Today we’d like to introduce you to Ellice Ruiz.
Ellice, can you briefly walk us through your story – how you started and how you got to where you are today.
I’m trying to be the opposite of everything I hate about fashion. I’ve always wanted to be a fashion entrepreneur but I didn’t have the confidence or point of view to start my own business until I was about to turn 30. I dropped out of fashion school to study art history. It seemed like a safer bet. Sometimes I fall into the trap of wishing I had done things differently or the “right way.” In retrospect, I was becoming a multifaceted creative with experience in retail, wholesale fashion, and art. After I graduated from Pepperdine University, I became a gallery director at Mr. Musichead Gallery, where I learned how to manage a business, develop marketing plans, and build a clientele.
When I was working in a gallery, I looked for a sustainable and ethical fashion brand that designed professional yet modern clothes for someone like me with an artsy aesthetic. I wasn’t able to find one at my price point. I saw my opportunity to build a sustainable brand that catered to creative professionals like myself. I quit my job as a gallery director so I could finally start my own business.
I want to create a brand that is authentic, personal, and ethical. I spent about a year writing my business plan and code of ethics. I try to be as personal and honest as I can about building a sustainable fashion business. I’m transparent about who makes my clothes and where I source my materials. I also want my brand to be about more than just clothes. I’m obsessed with art, music, film, nature, and helping others so I share my interests as much as I promote my latest designs.
I am endlessly inspired by this quote from Daphne Guinness, “We need better things, not more. We should not pollute the world with meaningless, unused things when we can support things of rare and precious beauty.” In my opinion, we don’t need more – we need better.
We’re always bombarded by how great it is to pursue your passion, etc – but we’ve spoken with enough people to know that it’s not always easy. Overall, would you say things have been easy for you?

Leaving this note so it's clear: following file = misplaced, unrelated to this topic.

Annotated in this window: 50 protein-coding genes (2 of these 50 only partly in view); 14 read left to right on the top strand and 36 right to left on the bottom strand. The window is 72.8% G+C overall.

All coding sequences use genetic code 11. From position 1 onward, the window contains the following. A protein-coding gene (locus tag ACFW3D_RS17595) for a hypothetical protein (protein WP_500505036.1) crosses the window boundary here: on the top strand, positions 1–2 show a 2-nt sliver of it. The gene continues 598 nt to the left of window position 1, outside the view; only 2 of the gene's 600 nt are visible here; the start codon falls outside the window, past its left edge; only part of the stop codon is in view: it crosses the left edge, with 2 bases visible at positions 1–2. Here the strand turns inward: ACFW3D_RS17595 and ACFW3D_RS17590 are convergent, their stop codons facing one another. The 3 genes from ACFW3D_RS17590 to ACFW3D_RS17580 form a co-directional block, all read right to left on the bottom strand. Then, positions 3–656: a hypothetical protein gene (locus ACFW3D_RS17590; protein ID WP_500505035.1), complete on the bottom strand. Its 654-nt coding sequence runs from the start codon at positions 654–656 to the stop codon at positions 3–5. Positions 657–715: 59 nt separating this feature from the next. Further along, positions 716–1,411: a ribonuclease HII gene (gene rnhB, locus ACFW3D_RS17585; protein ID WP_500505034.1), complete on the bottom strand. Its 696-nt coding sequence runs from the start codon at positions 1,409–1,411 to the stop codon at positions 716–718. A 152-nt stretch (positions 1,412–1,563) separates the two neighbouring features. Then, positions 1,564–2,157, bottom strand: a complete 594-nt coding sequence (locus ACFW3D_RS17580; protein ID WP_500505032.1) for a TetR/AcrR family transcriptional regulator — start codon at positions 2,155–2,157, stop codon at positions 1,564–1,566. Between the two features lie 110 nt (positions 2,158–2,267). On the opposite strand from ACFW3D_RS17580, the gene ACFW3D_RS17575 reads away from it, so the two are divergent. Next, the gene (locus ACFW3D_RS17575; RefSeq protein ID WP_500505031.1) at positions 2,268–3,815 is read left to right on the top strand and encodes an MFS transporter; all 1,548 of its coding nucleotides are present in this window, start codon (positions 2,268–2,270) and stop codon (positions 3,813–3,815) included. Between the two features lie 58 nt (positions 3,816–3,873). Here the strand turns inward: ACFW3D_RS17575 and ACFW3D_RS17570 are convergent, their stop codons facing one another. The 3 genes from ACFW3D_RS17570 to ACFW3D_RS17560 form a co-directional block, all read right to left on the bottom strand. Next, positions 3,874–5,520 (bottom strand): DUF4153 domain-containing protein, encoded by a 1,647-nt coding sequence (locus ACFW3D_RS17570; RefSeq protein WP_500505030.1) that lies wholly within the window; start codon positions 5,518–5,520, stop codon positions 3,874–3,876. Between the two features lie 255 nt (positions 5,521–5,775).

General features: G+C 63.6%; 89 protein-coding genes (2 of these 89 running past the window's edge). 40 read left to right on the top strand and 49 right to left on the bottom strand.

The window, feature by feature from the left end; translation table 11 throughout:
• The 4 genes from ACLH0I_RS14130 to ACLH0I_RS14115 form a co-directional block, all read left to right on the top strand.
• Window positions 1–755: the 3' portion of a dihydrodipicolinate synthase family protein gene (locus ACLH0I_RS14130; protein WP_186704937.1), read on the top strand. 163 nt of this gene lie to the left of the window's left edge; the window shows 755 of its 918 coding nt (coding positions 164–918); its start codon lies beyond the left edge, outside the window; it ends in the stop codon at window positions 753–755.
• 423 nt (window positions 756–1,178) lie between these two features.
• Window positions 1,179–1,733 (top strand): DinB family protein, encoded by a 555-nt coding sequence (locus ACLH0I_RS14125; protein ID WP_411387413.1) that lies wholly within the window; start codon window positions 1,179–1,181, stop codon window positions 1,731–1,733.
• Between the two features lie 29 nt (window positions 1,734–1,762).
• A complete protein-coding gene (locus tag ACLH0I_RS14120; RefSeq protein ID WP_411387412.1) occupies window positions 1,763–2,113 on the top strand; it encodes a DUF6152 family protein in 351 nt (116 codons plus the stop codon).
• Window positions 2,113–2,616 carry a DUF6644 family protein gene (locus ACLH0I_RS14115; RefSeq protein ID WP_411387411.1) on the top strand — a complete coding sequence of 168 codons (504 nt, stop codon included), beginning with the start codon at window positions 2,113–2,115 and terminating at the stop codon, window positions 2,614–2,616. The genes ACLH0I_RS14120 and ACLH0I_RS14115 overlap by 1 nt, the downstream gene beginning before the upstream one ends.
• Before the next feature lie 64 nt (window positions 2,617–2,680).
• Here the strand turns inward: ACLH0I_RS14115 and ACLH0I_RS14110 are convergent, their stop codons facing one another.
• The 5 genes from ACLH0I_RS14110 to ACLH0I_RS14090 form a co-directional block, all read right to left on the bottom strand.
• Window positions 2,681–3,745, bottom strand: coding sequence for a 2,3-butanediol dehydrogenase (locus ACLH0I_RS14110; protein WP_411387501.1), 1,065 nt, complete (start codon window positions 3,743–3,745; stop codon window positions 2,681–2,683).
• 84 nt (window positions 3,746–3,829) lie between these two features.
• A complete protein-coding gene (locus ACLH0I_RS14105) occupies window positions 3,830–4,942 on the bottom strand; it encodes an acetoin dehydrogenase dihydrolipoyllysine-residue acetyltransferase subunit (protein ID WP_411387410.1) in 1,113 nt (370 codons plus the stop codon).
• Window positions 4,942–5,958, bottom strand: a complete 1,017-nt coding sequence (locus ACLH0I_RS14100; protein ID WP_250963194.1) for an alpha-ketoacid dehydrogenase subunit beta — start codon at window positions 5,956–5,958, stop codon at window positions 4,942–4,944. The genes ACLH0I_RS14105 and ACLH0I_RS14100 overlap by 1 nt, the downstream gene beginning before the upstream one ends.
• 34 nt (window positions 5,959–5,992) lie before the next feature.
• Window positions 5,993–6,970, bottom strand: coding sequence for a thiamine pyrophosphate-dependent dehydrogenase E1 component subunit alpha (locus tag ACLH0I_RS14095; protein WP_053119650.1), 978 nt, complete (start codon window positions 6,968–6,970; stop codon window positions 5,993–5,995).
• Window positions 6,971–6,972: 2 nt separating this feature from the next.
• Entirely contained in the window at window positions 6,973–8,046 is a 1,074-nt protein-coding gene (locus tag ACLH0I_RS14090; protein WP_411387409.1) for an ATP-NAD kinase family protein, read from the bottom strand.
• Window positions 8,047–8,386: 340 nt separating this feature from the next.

The hardest part of starting my own brand is funding. My vision is bigger than my bank account. I’m an independent designer supported by my day-job working for a contemporary artist. I wish I could offer extended sizes, have photoshoots every week, and of course quit my day-job but I’m learning to enjoy the journey. My lack of funding started to become an excuse to never try. I think bootstrapping makes me more creative and forces me to reach out to others for help. Everyone in LA just wants to collaborate and working with my creative friends has become one of my favorite parts of building my business.
A bigger challenge is the fashion industry itself. My design partner and I went to the LA Textile show earlier this year. The show was filled with sustainability-minded seminars but when we walked the show there were only a handful of sustainable vendors. We saw fabrics labeled as sustainable and when we asked what made them sustainable some vendors couldn’t explain why. There is still a gap between intention and execution.
My goal is create clothes in the most sustainable way possible. I want to be a part of the movement to change the fashion industry towards a more sustainable, slow, and ethical system. I wish it was easier to source sustainable fabrics, find renewable energy manufacturers, and recirculate existing fibers and garments back into the supply chain. I believe as more fashion companies commit to ethical production we can truly reduce the fashion industry’s toll on the environment and communities.